Despite recent reports of government decisions to shutter coal-fired power plants in Canada, the United States and the European Union, coal remains the source of almost 40 per cent of the world’s electricity. In the past two decades, the capacity for coal-powered electricity has doubled to about 2,050 gigawatts, with another 247 gigawatts in planning or under development in China alone.
President Xi Jinping said in late September that China would stop building coal-burning power plants overseas, but China, India, South Africa and Turkey remain large consumers of thermal coal, the largest source of carbon dioxide emissions. To meet the 1.5 C limit on global warming, thermal coal use would need to drop by about 80 per cent by 2030.
With the United Nations-led climate talks in Glasgow (COP26) here, there’s a way for governments to work with industry. One paragraph in the Paris Agreement lays the groundwork for an international emissions-trading system that could bring an end to the production of coal-fired electricity.
How would it work?
Emissions-trading mechanisms have gained popularity since they were established in 1997 in the Kyoto Protocol. They give incentives to participants to find innovative ways reduce their carbon dioxide emissions and offer the option to trade excess carbon with other countries.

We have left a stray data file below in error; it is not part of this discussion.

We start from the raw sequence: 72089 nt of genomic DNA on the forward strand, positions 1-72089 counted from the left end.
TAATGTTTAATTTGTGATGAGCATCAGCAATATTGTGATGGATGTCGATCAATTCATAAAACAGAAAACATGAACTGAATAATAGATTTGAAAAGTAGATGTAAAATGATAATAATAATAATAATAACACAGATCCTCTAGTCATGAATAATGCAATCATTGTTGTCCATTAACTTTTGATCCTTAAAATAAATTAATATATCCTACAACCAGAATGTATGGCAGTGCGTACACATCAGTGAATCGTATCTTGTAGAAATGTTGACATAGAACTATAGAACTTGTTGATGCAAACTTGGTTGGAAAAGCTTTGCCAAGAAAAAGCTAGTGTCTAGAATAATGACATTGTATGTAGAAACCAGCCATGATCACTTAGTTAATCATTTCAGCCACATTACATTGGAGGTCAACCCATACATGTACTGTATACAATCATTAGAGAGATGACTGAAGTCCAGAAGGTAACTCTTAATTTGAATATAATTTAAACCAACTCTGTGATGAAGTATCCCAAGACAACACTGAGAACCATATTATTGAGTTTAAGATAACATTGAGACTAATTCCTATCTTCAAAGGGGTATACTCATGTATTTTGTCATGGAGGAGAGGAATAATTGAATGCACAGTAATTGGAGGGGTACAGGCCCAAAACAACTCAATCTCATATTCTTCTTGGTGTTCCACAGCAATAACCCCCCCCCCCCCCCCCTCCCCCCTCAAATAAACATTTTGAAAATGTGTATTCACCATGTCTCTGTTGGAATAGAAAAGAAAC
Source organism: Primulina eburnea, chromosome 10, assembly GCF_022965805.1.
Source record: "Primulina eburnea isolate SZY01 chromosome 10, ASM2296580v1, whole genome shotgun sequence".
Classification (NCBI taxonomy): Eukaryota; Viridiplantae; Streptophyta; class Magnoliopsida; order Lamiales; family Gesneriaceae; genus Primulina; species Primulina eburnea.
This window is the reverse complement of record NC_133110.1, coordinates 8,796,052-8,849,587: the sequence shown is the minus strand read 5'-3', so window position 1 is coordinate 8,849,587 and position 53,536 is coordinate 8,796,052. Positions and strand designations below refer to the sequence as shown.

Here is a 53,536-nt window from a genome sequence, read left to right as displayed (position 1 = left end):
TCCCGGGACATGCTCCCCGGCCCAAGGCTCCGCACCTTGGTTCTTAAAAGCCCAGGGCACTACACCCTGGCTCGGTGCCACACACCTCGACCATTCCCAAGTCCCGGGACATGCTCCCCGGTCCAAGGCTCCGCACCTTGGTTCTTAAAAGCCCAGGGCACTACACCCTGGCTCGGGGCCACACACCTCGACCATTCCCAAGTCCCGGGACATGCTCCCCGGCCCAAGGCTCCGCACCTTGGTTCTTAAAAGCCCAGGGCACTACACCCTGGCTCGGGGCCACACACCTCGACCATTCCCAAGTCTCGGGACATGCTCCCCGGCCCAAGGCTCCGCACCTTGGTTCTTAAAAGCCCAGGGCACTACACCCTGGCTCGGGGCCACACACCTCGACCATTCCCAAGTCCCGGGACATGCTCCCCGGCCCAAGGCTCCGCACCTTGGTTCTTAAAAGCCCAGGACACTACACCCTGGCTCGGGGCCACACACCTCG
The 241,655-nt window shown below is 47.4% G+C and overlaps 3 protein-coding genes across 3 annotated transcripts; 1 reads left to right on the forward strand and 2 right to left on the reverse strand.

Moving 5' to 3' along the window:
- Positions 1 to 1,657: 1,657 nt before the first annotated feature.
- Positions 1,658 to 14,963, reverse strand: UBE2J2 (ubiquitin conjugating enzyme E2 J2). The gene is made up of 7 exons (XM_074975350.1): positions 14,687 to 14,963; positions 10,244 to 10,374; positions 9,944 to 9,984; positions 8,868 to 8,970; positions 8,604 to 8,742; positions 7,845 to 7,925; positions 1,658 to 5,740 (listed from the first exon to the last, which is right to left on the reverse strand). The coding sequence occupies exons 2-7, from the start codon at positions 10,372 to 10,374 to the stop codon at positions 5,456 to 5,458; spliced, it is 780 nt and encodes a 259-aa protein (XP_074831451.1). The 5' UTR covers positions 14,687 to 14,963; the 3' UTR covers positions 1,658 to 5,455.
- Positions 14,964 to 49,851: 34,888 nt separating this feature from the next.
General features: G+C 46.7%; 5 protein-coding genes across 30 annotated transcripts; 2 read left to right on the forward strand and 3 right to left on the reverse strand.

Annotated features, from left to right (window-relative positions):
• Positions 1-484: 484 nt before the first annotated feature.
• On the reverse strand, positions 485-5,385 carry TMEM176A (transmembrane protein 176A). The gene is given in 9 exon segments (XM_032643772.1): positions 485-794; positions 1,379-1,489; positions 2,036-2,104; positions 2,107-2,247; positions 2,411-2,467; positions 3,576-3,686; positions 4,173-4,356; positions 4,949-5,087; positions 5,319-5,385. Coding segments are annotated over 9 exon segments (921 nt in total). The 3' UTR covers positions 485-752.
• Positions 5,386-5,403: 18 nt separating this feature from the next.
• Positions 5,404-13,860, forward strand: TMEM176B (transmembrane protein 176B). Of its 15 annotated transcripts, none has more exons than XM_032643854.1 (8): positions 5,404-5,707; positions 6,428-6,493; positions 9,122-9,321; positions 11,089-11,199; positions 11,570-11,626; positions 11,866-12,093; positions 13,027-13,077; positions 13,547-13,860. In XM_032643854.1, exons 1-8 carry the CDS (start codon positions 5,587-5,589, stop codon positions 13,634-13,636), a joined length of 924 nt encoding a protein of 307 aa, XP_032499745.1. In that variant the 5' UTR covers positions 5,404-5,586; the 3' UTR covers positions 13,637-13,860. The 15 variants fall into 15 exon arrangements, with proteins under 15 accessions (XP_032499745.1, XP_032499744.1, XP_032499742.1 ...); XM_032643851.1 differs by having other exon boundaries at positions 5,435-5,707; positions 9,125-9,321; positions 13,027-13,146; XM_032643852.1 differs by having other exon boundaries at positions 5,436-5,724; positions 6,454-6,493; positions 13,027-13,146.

The success of international carbon trading has been mixed due to issues such as oversupply and a lack of accounting rules. The Paris Agreement seems to have a solution for this problem, as countries agreed to reduce their national emissions by setting climate targets, known as Nationally Determined Contribution (NDC).
Article 6.2 of the Paris Agreement says that countries can use “internationally transferred mitigation outcomes” (ITMOs) — traded emission reductions generated by one party — towards the nationally determined contributions of the acquiring party. This means two countries could collaborate to reduce global carbon emissions and meet their NDCs.
For example, countries A and B could create an agreement that makes it easier for country A to switch from coal-powered electricity to the cleaner sources that are produced by country B. Not only does country A reduce its emissions, allowing it to meet its NDCs, but the agreement also leaves country A with ITMOs to sell, which country B could then purchase.
Could Canada benefit?
Canada’s oil and gas sectors would have to drastically reduce their emissions for the country to have any chance of meeting its NDC targets. Given Canada’s ambitious commitments, the use of ITMOs gives Canada a viable opportunity to achieve its targets through international co-operation.
For instance, natural gas consumption continues to grow in emerging economies. China, for example, has committed to increasing its natural gas consumption by 15 per cent in 2030 and switching to gas in industry and buildings. China currently relies on imports to cover about half of its domestic consumption. Given its recent energy crisis, China is set to become even more reliant on external sources of energy including natural gas to meet its basic energy needs.
Natural gas production in Canada will increase around 20 per cent over the next 20 years, while domestic consumption is predicted to decline. This leaves opportunity for considerable growth in liquefied natural gas (LNG) exports.